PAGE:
Berlin is characterized by a grown multi central structure with two main centers beside the specific district centers: the areas “Zoologischer Garten” and “Mitte”.
As a rule, population density increases from the city edge toward the city center, however, there are some focal points in the borough centers like Spandau, Tegel and Köpenick. Particularly the region of the central area Mitte, i.e. the area around the eastern Greater Tiergarten and in the north and south of the boulevard Unter den Linden, is predominantly formed by its functions as the governmental area and as a supra regional and significant center for services and commerce. Today, only some blocks remain with more than 70 p/ha. Leipziger Straße and the new residence units on Wilhelmstraße are densely populated and are conspicuous exceptions to general conditions in the eastern city center.
In contrast, the second important city center, located around the Zoologischer Garten and along the Kurfürstendamm, has been preserved largely as a residential area, contributing significantly to the liveliness of the cityscape. Here, a considerable number of blocks still count more than 150-200 p/ha.
The Wilhelminische Ring stands out with a predominately high population density of 351 and more p/ha. The area has a block structure from the Wilhelminian period and is located within and on the edge of the City Rail Circle Line. Maximum values with more than 700 p/ha occur only in 50 of the overall 14,700 blocks and block segments in Berlin. These areas are predominantly located in the boroughs of Neukölln, Kreuzberg and Lichtenberg.
Outside the City Rail Circle Line, the relatively high population density continues south into the Schöneberg, Friedenau, and Steglitz boroughs. A population distribution similar to that within the inner City Rail Circle Line is found in older development areas of Spandau, and is similar to areas such as Tegel, Schöneweide, Adlershof, and Tempelhof, which were developed around the turn of the century, then on the edge of Berlin.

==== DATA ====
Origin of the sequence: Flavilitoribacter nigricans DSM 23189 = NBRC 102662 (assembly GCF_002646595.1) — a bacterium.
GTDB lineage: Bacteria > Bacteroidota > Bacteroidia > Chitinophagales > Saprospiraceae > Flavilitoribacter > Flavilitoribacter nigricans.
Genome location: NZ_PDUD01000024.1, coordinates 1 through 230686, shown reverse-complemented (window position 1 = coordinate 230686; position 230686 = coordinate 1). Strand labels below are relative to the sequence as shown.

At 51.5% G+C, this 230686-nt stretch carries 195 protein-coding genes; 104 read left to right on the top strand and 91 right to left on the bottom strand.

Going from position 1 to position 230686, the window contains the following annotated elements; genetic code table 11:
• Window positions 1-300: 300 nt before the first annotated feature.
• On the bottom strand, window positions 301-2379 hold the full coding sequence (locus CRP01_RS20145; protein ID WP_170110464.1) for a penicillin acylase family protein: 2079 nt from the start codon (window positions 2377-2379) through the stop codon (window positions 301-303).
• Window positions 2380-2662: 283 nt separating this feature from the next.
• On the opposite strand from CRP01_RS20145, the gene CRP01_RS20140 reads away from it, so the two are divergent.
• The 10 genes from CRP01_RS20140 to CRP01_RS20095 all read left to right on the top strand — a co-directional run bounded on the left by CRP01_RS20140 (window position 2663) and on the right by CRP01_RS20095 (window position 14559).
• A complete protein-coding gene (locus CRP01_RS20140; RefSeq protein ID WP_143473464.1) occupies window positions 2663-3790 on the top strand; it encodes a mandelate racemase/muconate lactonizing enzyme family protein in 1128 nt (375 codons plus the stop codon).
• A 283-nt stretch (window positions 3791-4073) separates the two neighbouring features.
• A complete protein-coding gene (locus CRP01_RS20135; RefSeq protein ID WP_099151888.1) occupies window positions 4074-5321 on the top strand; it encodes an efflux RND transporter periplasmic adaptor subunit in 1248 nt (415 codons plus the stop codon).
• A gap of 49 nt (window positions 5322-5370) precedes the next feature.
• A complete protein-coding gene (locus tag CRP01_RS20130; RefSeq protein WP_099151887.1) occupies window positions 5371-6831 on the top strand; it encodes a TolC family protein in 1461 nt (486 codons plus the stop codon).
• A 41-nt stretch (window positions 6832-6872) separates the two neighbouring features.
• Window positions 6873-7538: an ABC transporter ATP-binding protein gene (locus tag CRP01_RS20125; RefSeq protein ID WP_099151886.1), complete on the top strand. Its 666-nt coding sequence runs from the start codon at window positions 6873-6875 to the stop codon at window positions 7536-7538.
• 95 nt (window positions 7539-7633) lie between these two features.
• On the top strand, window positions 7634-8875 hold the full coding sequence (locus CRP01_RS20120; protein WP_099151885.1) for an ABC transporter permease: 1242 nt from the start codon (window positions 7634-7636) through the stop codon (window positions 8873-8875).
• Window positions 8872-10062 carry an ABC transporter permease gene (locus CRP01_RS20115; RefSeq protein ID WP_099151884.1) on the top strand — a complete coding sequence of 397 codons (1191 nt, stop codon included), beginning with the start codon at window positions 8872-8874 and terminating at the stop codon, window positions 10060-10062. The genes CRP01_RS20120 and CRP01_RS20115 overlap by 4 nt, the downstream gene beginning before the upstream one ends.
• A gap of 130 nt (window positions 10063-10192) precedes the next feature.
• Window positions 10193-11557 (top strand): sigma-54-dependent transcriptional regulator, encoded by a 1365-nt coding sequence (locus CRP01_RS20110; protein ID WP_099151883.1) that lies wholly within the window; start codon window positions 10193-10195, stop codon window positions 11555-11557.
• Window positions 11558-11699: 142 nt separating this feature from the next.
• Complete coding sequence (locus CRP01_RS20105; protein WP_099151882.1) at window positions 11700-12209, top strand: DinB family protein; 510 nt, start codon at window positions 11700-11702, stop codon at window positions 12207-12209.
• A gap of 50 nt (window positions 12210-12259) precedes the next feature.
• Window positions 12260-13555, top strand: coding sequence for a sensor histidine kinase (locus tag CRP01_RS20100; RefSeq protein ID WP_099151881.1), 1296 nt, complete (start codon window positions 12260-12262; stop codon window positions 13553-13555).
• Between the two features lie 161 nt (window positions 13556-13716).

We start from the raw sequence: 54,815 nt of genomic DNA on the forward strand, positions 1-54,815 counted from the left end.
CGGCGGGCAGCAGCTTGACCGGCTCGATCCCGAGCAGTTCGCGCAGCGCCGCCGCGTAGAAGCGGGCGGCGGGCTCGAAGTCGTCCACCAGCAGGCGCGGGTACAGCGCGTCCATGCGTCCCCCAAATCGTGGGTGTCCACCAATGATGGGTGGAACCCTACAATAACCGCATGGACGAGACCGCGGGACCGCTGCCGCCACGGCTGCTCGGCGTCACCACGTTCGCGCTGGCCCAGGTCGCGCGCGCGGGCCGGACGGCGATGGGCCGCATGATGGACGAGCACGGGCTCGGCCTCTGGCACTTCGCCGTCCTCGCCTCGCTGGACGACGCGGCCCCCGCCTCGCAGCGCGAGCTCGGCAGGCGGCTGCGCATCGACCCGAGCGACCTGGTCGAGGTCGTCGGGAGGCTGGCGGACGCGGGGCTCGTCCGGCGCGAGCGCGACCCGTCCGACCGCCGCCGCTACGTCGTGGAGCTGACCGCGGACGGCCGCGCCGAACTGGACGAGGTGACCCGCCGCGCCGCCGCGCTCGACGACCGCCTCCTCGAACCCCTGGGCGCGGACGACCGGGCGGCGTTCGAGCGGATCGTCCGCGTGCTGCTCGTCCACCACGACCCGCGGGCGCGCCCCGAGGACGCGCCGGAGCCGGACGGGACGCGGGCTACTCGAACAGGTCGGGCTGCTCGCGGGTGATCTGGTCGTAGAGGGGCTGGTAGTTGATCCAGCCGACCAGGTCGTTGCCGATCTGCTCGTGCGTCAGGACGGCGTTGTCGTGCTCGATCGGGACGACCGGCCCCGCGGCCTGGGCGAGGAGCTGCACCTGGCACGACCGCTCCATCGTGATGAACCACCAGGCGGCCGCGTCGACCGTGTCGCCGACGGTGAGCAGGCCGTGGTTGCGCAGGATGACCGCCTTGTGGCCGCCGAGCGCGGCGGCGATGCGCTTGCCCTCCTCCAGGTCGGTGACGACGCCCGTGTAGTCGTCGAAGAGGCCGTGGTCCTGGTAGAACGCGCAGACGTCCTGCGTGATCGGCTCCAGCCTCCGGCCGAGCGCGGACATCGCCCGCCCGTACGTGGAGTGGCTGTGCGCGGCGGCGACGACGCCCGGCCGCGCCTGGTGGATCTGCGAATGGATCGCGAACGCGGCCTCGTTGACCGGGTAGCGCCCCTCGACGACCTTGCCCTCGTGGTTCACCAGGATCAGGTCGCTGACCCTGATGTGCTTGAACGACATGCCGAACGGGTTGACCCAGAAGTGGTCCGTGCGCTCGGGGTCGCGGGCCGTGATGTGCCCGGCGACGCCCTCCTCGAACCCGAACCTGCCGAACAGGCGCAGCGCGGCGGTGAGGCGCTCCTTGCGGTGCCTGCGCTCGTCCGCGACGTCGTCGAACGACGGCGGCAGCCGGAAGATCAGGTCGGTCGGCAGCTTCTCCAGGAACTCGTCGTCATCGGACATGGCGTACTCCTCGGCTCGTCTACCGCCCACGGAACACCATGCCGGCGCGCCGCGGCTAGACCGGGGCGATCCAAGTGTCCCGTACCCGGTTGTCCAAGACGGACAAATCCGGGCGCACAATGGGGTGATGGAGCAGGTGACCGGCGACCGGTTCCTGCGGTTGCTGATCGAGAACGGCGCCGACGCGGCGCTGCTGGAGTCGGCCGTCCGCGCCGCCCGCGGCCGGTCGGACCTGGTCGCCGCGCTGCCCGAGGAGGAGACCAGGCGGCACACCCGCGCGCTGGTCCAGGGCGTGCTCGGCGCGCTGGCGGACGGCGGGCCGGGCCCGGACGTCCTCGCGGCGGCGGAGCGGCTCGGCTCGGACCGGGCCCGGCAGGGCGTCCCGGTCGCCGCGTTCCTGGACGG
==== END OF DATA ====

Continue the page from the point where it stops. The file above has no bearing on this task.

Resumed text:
The high-rise and industrially-prefabricated settlements at the edge of the city are relatively densely populated with 151 to more than 350 p/ha in large block areas. These are Märkisches Viertel, Hohenschönhausen, Marzahn, Hellersdorf, and Gropiusstadt.
Smaller settlements in Spandau, Lichterfelde, Marienfelde, Waidmannslust, Bohnsdorf and Köpenick, with their post-war high-rise development, stand out with predominantly 151 to 250 p/ha in the generally more sparsely populated city edges. Some locations in this population density class are settlements with block-edge and row development, however. Examples are Haselhorst, Siemensstadt, Zehlendorf, and Plänterwald.
Typical for the city edge, and the most numerous, are relatively thinly populated settlements with 5 to 70 p/ha. These blocks are mainly characterized by structure type 10 (“Low buildings with yards”), extending along the city boundary like a ribbon, excluding undeveloped forest areas or areas of other green uses.
Compared with the Population Density map of 1994 (SenStadtUmTech 1996), an interesting development can be observed at the eastern city border today, almost 25 years later. Because of divisions of real estates in the areas of Biesdorf/Mahlsdorf/Kaulsdorf and in the consequence constructional compressions, the predominant number of blocks are nowadays in the density category of 31-70 p/ha, whereas for the data from December 31, 1994 blocks with less than 30 p/ha are in the majority. Therefore, the eastern border of Berlin is now generally no longer characterized by a lower population density than the western border.
The distribution of population density correlates quite clearly with the Environmental Atlas Map Urban Structure (06.07) (SenStadt 2016). It is apparent that area types can be assigned a certain range of population density. Table 1 shows the average population density for the individual area types with predominantly residential use (share > 75 %) or a share of trade, services and commerce fluctuating between 25-50 %. These calculations apply to areas, both blocks and block segments, of uniform use.